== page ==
As Lenovo resolves the Superfish bloatware scandal from 2015, a surprising detail has emerged from the fine print of the settlement. Consumers who bought Lenovo laptops with “man-in-the-middle” Superfish adware (by a company called VisualDiscovery) likely fell for a trick later made infamous by Microsoft: clicking the “X” to dismiss the program actually opted them into it.
Lenovo settled with the Federal Trade Commission on Tuesday, paying a reported $3.5 million in fines and agreeing to other security concessions to prevent a repeat of the Superfish debacle. According to the FTC, the software allowed VisualDiscovery to see all of a consumer’s sensitive personal information transmitted over the Internet, including log-in information, Social Security numbers, and more. In 2015, Lenovo CTO Peter Hortensius called the decision to use Superfish a “significant mistake.”
According to the FTC, Lenovo will be prohibited from misrepresenting any features of software preloaded on laptops that will inject advertising into consumers’ Internet browsing sessions. For 20 years, Lenovo will be required to put in place a “comprehensive software security program for most consumer software preloaded on its laptop,” subject to external audits, the FTC said. If Lenovo does put adware onto its laptops, it must “get consumers’ affirmative consent,” it added.
But it’s the issue of “affirmative consent” for which one of the FTC commissioners, Terrell McSweeny, said she felt Lenovo went too far.
McSweeny, an Obama Administration appointee whose terms ends this month, wrote in a separate statement that two key facts were never communicated to consumers. First, the Superfish software on a laptop slowed Internet speeds by as much as 125 percent; and second, that dismissing the Superfish software actually opted consumers into it.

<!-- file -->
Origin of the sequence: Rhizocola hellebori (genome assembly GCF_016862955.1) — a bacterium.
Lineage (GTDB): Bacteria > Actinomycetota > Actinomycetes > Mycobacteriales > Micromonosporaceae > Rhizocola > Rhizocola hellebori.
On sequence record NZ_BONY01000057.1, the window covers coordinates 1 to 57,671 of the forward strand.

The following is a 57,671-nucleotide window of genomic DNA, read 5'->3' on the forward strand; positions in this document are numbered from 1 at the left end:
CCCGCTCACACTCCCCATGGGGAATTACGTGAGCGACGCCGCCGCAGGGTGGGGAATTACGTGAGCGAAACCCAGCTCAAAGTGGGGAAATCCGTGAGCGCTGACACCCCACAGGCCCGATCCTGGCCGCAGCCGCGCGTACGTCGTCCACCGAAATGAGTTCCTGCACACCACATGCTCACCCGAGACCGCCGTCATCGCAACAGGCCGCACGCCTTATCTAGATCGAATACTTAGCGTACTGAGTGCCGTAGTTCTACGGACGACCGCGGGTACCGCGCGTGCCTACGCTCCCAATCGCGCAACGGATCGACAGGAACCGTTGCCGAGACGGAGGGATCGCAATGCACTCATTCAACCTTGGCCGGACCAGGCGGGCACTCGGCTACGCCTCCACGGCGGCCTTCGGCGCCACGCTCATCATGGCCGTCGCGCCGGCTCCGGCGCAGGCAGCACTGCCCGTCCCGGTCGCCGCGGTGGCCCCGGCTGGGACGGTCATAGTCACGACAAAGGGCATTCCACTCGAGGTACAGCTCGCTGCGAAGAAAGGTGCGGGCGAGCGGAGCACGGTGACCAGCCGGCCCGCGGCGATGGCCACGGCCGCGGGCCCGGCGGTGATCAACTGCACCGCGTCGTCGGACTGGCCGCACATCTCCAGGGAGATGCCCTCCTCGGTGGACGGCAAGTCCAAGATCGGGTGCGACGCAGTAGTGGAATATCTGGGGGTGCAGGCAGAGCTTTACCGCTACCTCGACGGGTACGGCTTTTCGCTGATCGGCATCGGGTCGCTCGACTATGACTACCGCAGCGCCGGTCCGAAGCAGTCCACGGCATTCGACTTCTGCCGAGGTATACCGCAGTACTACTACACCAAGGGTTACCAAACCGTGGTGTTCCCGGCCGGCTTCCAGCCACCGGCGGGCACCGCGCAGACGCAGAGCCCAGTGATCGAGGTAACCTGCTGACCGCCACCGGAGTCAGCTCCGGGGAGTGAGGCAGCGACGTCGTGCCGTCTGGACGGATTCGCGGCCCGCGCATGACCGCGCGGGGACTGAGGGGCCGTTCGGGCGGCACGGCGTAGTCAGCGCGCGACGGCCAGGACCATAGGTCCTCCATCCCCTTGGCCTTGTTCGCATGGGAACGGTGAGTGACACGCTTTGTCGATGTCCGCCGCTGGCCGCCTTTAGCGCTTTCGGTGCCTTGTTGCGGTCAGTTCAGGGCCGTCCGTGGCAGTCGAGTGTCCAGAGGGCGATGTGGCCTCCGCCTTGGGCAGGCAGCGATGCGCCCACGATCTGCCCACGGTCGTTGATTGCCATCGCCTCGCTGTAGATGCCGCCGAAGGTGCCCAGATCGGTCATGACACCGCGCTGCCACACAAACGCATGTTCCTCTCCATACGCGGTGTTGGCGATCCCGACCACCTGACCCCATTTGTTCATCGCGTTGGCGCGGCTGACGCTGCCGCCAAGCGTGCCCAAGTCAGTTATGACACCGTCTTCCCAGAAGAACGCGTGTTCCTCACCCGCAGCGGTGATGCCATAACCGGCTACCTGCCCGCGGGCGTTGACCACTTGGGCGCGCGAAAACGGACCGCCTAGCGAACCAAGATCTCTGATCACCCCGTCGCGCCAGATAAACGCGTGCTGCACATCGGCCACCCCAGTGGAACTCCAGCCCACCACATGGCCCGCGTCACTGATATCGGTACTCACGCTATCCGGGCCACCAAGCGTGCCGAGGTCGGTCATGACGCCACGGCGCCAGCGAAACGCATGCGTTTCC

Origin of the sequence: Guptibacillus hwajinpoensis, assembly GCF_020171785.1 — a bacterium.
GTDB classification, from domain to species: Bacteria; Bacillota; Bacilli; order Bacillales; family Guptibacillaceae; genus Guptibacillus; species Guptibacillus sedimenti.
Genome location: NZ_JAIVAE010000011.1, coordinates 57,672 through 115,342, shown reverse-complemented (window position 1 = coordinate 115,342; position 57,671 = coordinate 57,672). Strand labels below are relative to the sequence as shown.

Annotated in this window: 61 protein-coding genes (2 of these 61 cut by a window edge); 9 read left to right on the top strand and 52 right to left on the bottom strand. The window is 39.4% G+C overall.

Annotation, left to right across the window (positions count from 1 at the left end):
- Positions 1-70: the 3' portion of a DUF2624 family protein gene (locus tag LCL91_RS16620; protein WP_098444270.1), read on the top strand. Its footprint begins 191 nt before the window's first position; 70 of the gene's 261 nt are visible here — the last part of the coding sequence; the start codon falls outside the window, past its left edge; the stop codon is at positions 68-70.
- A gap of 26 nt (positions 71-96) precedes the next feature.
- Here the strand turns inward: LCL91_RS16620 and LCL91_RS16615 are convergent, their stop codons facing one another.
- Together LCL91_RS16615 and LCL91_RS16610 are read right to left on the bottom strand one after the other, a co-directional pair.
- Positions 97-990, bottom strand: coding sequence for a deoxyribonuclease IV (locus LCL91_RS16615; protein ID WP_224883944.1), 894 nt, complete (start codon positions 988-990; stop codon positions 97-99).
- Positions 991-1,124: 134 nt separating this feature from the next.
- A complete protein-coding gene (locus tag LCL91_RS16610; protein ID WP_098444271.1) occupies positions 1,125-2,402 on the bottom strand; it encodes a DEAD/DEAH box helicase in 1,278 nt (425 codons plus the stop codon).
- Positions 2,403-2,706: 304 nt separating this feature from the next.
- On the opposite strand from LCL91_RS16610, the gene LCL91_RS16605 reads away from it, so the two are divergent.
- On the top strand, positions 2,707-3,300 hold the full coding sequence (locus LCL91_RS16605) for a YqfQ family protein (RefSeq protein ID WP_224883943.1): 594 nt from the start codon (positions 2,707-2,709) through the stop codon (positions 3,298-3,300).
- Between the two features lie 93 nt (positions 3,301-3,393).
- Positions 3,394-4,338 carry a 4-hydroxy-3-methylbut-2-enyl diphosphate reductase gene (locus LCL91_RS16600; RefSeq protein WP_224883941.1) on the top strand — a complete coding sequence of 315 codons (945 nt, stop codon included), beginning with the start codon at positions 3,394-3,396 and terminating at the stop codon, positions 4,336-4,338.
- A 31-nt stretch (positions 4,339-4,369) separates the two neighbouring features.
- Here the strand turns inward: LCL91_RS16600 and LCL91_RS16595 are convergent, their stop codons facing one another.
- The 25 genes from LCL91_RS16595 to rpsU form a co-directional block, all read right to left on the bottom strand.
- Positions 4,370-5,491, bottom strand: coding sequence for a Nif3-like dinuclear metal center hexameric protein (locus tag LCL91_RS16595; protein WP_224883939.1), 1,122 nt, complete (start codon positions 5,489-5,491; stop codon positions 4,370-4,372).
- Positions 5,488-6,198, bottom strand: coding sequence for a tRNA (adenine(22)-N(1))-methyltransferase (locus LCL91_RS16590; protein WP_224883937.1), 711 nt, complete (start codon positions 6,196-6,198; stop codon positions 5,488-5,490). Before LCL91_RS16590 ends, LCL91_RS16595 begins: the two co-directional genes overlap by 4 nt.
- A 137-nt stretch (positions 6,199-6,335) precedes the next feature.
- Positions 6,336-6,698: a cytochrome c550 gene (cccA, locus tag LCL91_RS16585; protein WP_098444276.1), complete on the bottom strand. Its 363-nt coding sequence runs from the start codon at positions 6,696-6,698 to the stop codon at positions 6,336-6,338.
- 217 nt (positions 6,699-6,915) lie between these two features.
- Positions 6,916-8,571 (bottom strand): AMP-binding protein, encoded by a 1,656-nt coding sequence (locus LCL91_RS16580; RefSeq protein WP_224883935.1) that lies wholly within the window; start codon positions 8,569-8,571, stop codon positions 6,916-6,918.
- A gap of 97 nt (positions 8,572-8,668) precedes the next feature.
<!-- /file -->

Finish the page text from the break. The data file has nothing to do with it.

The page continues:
Why this matters: Bloatware already plagues laptops and tablets. We thought Lenovo crossed the line by injecting adware—the VisualDiscovery Superfish software—which would communicate users’ private information. Digging into the settlement details reveals more—the other negative effects Superfish had on day-to-day browsing, and also the mechanism by which both companies interpreted “affirmative consent” to trick people into using the software—a dirty tactic Microsoft itself employed later to force people to upgrade to Windows 10.
When clicking the 'x' doesn't close the program
In addition to simply slowing browser speeds, VisualDiscovery also used an insecure method to replace digital certificates, exposing users to risk and preventing their browsers from warning them that the website they were visiting could have been spoofed.
According to McSweeny, VisualDiscovery and its Superfish software “would alter the very Internet experience for which most consumers buy a computer,” she wrote. “I believe that if consumers were fully aware of what VisualDiscovery was, how it compromised their system, and how they could have opted out, most would have decided to keep VisualDiscovery inactive.”
VisualDiscovery used a pop-up window that introduced Superfish the first time that a user visited an e-commerce website, McSweeny wrote. Then Superfish broke the norms of conventional software: “But clicking to close that window opted consumers into the program,” McSweeny wrote (emphasis hers).
If that sounds familiar, it should. A year or so later, Microsoft was busy trying to encourage consumers to upgrade to Windows 10, through a series of increasingly annoying nagware screens. In May 2016, it went too far: A popup pushing Windows 10 would opt consumers into Windows 10 if they clicked the “X” at the top of the window to dismiss it. That behavior prompted complaints on Reddit and other sites, and neatly encapsulated Microsoft’s strong-arm tactics to force its user base onto Windows 10.
At the time, we all thought that was a new low. According to the FTC, Microsoft was simply copying VisualDiscovery.